The budget increases funds for our state colleges and universities by $223 million, increases student financial aid and limits tuition increases to three percent.  The Senate budget has about $1.4 billion in construction projects, including $350 million to modernize the Port of Virginia, construct college buildings and renovate state park facilities. 
It adds over 800 “waiver” slots due to the closure of Virginia’s training centers and an additional 400 new slots for adults with developmental disabilities so they can receive needed services. 
The Senate budget begins the closures of Virginia’s Juvenile Detention facilities, adds 11 new mental health positions in probation offices and provides $2.5 million for mental health pilot projects in our jails.  It also funds one new General District Court judge position in Prince William County and one Circuit Court spot in Stafford County.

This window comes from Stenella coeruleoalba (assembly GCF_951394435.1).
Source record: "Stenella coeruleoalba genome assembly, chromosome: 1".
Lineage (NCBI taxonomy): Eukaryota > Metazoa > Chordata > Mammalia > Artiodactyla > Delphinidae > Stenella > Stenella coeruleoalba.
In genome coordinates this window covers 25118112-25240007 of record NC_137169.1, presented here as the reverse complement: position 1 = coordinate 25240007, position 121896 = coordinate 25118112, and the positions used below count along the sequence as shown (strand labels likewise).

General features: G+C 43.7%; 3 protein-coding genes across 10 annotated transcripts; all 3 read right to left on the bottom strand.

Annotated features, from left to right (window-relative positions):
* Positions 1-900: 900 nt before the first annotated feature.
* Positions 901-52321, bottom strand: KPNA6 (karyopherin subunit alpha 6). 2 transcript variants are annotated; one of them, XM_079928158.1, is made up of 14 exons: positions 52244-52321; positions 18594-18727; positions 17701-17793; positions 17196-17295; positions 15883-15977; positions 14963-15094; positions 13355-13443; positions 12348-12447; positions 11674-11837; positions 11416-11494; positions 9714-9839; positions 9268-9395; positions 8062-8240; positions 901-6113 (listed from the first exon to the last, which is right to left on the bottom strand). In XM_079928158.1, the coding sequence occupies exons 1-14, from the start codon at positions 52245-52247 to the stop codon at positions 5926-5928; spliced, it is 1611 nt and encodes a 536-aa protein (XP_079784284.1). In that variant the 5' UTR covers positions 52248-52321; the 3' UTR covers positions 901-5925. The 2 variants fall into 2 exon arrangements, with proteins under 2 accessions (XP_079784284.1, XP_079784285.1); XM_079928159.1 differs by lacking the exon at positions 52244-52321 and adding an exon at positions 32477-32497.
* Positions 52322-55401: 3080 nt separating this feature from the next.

The Senate budget includes my amendment to increase funds for court-appointed criminal attorney by $1.2 million, the first increase since the program’s inception. 
It also includes funds to keep down costs at Dulles Airport and to begin planning the widening Interstate 66. 
Bad News
A major disappointment to me is the omission of Governor Terry McAuliffe’s proposed Medicaid expansion, to provide health care to more low-income and disabled people.  Rejecting Medicaid and the available federal funding represent legislative malpractice, but the votes simply are not there to pass it.
Second, the budget fails to fund three desperately needed Fairfax County judgeship positions – Circuit, General District and Juvenile and Domestic Relations Court.  Fewer judges means more delays in access to justice.
Unfortunately, the Senate budget also cuts capital improvements to Widewater State Park. This desperately needed project would create the only public access to the Potomac River in Stafford County.